Littering Costs

By Kate Gaier
4:15 pm August 31, 2006

Empty bottles, old newspapers, all that garbage lying around can make any pretty city look like a dump.

Rolling out a new campaign to clean up the Peach State, Gov. Sonny Perdue is tackling litter bugs head-on.

Fincher Smith, fed up with litter bugs, said, "People are just lazy. If they can't take the time to throw it in the trash can. It just disgusts me. It's stupid."

Part of the governor's plan is to educate, enforce, and eliminate litterers in their tracks.

Rebecca Mohammed, concerned about litter, said, "That's why we have trash cans; they are for trash to be thrown into."

Eleanor Moore added, "It's aggravating to me. I usually say something to my children to try to use it as a teaching time to teach my children not to litter."

While most residents say they know it's wrong to litter, what they don't know is they could be slapped with nearly a $400 fine for not putting trash in its place.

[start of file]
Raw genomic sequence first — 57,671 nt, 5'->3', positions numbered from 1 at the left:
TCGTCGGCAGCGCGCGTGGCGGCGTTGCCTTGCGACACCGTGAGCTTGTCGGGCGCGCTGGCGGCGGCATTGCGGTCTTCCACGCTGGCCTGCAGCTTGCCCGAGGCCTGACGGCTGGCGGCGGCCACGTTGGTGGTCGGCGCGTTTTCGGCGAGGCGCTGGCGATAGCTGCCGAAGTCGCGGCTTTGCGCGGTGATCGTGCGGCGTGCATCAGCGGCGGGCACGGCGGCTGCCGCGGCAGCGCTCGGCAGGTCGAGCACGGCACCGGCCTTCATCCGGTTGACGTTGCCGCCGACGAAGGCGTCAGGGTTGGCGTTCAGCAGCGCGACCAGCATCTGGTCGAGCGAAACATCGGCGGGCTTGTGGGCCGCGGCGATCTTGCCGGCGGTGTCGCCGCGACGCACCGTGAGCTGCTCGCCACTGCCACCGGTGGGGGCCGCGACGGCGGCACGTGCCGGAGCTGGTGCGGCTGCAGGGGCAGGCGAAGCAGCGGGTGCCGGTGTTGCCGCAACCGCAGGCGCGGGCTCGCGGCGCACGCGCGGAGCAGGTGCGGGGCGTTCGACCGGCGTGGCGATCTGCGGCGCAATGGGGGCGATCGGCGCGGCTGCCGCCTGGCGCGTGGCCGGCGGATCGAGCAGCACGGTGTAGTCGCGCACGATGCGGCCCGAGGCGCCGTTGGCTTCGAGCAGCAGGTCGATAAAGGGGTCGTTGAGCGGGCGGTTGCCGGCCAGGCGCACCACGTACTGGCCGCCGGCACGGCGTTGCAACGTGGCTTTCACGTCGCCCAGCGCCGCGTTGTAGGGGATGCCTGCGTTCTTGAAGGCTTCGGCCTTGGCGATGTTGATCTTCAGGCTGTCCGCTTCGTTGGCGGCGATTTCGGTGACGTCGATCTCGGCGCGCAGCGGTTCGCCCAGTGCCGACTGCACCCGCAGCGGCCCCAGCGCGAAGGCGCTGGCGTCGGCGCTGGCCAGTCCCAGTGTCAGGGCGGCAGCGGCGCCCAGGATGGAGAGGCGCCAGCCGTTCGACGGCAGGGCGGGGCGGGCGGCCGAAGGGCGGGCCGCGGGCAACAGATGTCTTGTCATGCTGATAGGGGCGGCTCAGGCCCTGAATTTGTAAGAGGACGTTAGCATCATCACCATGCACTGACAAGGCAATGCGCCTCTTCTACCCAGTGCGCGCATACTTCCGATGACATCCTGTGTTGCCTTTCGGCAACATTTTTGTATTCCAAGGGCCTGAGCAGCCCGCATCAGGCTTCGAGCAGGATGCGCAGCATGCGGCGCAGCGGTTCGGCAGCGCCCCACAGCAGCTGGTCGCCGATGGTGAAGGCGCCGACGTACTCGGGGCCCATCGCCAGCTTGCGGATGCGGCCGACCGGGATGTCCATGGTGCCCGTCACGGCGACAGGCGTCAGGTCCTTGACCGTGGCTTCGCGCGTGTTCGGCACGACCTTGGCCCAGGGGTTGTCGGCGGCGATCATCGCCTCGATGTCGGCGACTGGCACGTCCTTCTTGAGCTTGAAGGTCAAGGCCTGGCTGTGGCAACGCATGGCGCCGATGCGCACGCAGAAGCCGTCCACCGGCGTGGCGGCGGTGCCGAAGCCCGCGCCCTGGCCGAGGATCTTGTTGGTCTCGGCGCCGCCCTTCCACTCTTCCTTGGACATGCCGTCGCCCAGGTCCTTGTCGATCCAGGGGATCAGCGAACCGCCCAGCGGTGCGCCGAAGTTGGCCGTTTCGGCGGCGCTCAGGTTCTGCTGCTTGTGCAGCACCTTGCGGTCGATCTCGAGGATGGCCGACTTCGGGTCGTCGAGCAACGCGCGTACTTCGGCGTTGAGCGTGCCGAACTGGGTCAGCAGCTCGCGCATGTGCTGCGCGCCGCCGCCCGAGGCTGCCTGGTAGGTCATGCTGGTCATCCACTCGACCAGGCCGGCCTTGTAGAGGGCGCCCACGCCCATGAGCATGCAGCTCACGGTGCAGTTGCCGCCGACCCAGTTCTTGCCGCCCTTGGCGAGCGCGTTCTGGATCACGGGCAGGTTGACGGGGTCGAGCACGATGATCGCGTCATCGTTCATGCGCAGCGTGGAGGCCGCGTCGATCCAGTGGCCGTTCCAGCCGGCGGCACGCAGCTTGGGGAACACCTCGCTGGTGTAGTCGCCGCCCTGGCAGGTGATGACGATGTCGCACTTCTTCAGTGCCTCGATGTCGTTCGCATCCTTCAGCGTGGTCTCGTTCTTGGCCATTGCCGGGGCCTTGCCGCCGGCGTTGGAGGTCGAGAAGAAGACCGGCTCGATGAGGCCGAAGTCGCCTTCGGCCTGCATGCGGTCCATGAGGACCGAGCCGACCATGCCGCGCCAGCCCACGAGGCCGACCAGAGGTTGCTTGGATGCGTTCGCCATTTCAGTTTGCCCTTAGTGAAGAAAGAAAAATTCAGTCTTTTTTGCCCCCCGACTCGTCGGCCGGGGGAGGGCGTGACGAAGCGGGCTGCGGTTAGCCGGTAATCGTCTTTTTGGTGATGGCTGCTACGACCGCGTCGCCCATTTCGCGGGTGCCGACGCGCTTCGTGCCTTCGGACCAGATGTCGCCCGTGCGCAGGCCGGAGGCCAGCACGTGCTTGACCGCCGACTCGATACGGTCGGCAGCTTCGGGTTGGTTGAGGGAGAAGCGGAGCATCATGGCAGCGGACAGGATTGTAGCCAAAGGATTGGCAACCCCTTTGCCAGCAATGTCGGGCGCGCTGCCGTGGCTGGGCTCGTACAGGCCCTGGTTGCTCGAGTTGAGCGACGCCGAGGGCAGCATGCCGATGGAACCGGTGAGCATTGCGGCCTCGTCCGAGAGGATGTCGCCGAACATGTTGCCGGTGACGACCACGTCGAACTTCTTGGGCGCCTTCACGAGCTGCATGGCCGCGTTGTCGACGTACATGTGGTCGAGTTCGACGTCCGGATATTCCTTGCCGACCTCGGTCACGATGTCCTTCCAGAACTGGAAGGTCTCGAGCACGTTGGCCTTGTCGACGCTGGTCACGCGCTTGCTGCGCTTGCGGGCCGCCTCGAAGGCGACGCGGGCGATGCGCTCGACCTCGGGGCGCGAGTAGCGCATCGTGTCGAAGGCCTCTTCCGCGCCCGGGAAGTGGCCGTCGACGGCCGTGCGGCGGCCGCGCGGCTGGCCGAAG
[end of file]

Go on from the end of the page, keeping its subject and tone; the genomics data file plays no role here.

Randi Moon said, "Excellent, good, yeah, it should be more."

Officials with Thomas County Sanitation and Solid Waste say the price of picking up garbage trickles down to the taxpayer. Most of the time inmate crews and persons sentenced to community service are the ones cleaning up, but someone must be paid to watch over them.

Either way, it's a lose-lose situation when garbage doesn't make it to a waste container. Officials say they are trying to resurrect the "Thomasville-Thomas County Clean Commission," an organization dedicated to cleaning up the city.


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